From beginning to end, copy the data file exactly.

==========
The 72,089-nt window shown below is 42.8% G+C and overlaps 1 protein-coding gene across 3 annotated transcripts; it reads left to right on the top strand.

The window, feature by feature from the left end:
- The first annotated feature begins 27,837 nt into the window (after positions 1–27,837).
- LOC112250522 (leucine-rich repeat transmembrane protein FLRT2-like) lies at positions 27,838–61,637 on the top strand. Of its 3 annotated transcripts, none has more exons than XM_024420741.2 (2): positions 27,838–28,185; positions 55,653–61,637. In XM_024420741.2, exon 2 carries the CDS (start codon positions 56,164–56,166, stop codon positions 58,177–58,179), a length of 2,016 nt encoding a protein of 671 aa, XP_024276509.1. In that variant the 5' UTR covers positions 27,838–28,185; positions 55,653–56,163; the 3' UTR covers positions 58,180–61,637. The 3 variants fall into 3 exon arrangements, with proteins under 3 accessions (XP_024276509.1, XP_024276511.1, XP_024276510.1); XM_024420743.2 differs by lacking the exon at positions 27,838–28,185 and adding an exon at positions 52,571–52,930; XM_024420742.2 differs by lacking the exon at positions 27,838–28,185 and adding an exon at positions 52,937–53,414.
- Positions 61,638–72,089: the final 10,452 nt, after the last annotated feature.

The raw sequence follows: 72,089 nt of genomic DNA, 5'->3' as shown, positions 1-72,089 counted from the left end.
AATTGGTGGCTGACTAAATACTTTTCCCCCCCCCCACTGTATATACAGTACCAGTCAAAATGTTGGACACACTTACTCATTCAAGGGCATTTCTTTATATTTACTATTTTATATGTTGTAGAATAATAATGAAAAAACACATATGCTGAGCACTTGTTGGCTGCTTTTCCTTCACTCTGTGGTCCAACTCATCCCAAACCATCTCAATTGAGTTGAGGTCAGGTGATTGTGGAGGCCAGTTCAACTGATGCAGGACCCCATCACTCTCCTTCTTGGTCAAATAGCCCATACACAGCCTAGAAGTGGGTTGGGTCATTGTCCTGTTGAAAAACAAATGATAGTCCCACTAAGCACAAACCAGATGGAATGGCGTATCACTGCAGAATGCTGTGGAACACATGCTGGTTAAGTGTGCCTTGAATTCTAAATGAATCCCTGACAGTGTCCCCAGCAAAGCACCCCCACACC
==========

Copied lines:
The 72,089-nt window shown below is 42.8% G+C and overlaps 1 protein-coding gene across 3 annotated transcripts; it reads left to right on the top strand.

The window, feature by feature from the left end:
- The first annotated feature begins 27,837 nt into the window (after positions 1–27,837).
- LOC112250522 (leucine-rich repeat transmembrane protein FLRT2-like) lies at positions 27,838–61,637 on the top strand. Of its 3 annotated transcripts, none has more exons than XM_024420741.2 (2): positions 27,838–28,185; positions 55,653–61,637. In XM_024420741.2, exon 2 carries the CDS (start codon positions 56,164–56,166, stop codon positions 58,177–58,179), a length of 2,016 nt encoding a protein of 671 aa, XP_024276509.1. In that variant the 5' UTR covers positions 27,838–28,185; positions 55,653–56,163; the 3' UTR covers positions 58,180–61,637. The 3 variants fall into 3 exon arrangements, with proteins under 3 accessions (XP_024276509.1, XP_024276511.1, XP_024276510.1); XM_024420743.2 differs by lacking the exon at positions 27,838–28,185 and adding an exon at positions 52,571–52,930; XM_024420742.2 differs by lacking the exon at positions 27,838–28,185 and adding an exon at positions 52,937–53,414.
- Positions 61,638–72,089: the final 10,452 nt, after the last annotated feature.

The raw sequence follows: 72,089 nt of genomic DNA, 5'->3' as shown, positions 1-72,089 counted from the left end.
AATTGGTGGCTGACTAAATACTTTTCCCCCCCCCCACTGTATATACAGTACCAGTCAAAATGTTGGACACACTTACTCATTCAAGGGCATTTCTTTATATTTACTATTTTATATGTTGTAGAATAATAATGAAAAAACACATATGCTGAGCACTTGTTGGCTGCTTTTCCTTCACTCTGTGGTCCAACTCATCCCAAACCATCTCAATTGAGTTGAGGTCAGGTGATTGTGGAGGCCAGTTCAACTGATGCAGGACCCCATCACTCTCCTTCTTGGTCAAATAGCCCATACACAGCCTAGAAGTGGGTTGGGTCATTGTCCTGTTGAAAAACAAATGATAGTCCCACTAAGCACAAACCAGATGGAATGGCGTATCACTGCAGAATGCTGTGGAACACATGCTGGTTAAGTGTGCCTTGAATTCTAAATGAATCCCTGACAGTGTCCCCAGCAAAGCACCCCCACACC